This intellectual property clause is absolutely non-negotiable in my contracts, and I’ve turned down projects where the client has wanted it removed. To me, it’s a red flag that there may be issues getting paid once a project starts.

I’ve never had to use that clause, but I know people who have. If someone uses your intellectual property, and makes money off of it, you can file an injunction to stop them from using it, and potentially even receive monetary damages.

You can read more about intellectual property law here.

With this clause, more often than not, a simple attorney letter to someone who uses your work, without paying for it, should get you paid. Every time a client shows me an invoice from a printer, I cringe at how expensive that stuff is. Image if you’re a logo designer and you catch a client using a logo they never paid for? The sheer cost of replacing business cards, signage, stationary, update a website, etc, can easily be multiple times the cost of what you’re owed.

3 Keys to Selling More

piggy-bank

Freelancers live and die by their ability to sell. Reputation can, and will get you far (if you’ve got the chops) but at the end of the day, sales is what pays for the roof over your head.

I never really thought of myself as a sales guy, until I had a few partners on joint ventures tell me that I was good at it. I guess it just takes practice.

This post is for everyone in creative services who’s out there fighting the good fight 🙂

Here are the 3 things that I believe have been most helpful in landing regular work:

  1. I believe in my, and my team’s ability to do great work.
  2. I prioritize personal contact.
  3. We (Strategy Partners) try to delight our customers.

Believe in Your Abilities

I’ve sat in with clients on pitches by other professionals, and I can’t tell you how often I see sales people that seem intimidated, or don’t come across confident. It’s a huge red flag to anyone that has to make a buying decision. If you can make the person on the other end of the phone (or desk) feel like their business and their life if going to be better with you in it, all you basically have to do is ask for the sale.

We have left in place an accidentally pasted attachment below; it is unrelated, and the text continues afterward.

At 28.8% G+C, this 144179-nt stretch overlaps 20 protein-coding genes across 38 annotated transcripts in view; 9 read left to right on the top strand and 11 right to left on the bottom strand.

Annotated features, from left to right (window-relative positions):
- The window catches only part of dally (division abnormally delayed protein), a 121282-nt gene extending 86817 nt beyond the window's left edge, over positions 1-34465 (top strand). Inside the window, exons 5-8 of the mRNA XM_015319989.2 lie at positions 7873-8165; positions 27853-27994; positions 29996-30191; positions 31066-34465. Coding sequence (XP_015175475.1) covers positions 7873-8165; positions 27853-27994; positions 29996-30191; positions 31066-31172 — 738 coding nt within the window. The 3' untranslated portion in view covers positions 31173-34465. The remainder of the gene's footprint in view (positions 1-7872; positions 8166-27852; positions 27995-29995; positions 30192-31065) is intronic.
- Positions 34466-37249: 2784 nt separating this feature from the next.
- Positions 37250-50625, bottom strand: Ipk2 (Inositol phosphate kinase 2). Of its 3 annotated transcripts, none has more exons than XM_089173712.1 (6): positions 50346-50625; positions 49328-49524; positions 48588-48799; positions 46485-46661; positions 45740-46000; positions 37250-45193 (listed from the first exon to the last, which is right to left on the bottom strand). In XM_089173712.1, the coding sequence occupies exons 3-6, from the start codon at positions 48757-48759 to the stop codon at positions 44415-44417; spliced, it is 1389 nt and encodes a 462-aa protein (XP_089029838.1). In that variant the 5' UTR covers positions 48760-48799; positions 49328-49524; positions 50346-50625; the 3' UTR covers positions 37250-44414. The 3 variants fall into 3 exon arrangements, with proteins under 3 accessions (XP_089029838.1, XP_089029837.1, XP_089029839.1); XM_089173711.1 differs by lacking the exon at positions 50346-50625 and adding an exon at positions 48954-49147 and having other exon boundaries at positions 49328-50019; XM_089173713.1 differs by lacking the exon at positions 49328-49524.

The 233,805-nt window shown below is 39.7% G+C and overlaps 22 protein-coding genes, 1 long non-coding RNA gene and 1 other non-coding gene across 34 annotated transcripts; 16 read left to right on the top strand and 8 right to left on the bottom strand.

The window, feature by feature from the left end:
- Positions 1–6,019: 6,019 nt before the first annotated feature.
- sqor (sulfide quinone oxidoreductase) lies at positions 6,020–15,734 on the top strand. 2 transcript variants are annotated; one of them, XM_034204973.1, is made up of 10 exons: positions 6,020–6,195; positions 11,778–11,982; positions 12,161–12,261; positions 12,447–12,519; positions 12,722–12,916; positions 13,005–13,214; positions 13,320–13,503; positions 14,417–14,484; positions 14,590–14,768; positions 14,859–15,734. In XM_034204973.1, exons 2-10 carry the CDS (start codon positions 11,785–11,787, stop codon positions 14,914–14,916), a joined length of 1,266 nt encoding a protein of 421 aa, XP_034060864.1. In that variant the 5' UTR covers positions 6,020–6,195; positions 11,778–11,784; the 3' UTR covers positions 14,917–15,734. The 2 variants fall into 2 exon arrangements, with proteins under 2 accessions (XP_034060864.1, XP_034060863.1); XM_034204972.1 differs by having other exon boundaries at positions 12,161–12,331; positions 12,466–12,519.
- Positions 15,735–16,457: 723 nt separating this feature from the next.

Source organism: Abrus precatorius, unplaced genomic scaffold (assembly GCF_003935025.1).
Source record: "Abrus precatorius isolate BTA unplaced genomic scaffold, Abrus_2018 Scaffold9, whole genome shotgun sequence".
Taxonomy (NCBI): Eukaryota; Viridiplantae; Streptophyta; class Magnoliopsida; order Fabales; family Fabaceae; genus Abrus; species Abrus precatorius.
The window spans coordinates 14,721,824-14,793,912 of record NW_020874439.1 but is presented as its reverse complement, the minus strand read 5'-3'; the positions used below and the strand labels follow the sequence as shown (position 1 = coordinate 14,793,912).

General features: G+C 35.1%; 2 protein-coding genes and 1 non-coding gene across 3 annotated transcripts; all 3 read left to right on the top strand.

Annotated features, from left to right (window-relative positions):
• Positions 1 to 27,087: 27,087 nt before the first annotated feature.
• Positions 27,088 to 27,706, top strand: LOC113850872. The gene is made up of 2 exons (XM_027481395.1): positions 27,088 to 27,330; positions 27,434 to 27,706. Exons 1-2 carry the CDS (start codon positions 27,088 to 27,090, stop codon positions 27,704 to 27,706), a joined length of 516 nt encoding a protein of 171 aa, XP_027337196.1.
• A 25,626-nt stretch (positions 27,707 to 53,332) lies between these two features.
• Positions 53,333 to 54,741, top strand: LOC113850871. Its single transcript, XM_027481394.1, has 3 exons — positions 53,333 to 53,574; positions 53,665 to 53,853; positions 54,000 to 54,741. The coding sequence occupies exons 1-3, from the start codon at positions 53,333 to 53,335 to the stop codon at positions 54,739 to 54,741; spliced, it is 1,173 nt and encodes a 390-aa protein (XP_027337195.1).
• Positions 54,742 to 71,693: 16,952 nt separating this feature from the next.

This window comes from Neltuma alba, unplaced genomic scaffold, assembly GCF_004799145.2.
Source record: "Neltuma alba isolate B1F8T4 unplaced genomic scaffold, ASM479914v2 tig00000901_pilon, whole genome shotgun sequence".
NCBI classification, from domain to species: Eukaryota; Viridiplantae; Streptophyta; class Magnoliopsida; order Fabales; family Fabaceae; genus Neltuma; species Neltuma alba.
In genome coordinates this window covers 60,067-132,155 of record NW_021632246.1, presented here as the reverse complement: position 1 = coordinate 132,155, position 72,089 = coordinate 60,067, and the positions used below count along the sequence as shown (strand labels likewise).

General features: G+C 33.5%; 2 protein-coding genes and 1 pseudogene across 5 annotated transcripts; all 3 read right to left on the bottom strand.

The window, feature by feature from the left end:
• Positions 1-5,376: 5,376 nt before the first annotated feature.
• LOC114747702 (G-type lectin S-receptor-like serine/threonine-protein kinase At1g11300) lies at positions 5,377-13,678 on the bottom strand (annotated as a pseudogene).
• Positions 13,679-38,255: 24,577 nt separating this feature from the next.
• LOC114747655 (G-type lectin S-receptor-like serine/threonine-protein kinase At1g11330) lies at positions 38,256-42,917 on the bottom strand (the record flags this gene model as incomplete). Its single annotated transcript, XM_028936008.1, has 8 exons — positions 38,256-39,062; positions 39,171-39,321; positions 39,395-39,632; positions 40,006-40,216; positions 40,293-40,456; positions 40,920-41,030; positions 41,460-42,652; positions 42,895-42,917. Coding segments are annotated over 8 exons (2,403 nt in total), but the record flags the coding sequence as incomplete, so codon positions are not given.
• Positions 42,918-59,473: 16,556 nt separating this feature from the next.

If you can make them feel this way about you, you will be surprised how often budgets seem to magically increase by 20-30 percent. I’ve seen it happen so often that when I basically ignore whatever number a prospective clients tells me their budget is. I know they can go higher, they just have to have someone with confidence on the other end of the phone or across the table that makes them feel like it’s going to be money well spent.

Personal Contact

In a world of email, Facebook, Twitter, and all those other methods for staying connected, it’s really easy to forget the power of a personal, face to face, connection.

I try to make it a point to see as many of my clients, partners, and referral sources as often as our schedules align. When you get to know these people on a personal and professional level, you build rapport with them. For clients, its even better to build relationships with their staff. You’ll be surprised how far a box of chocolates, lunch, or even a cup of coffee can get you.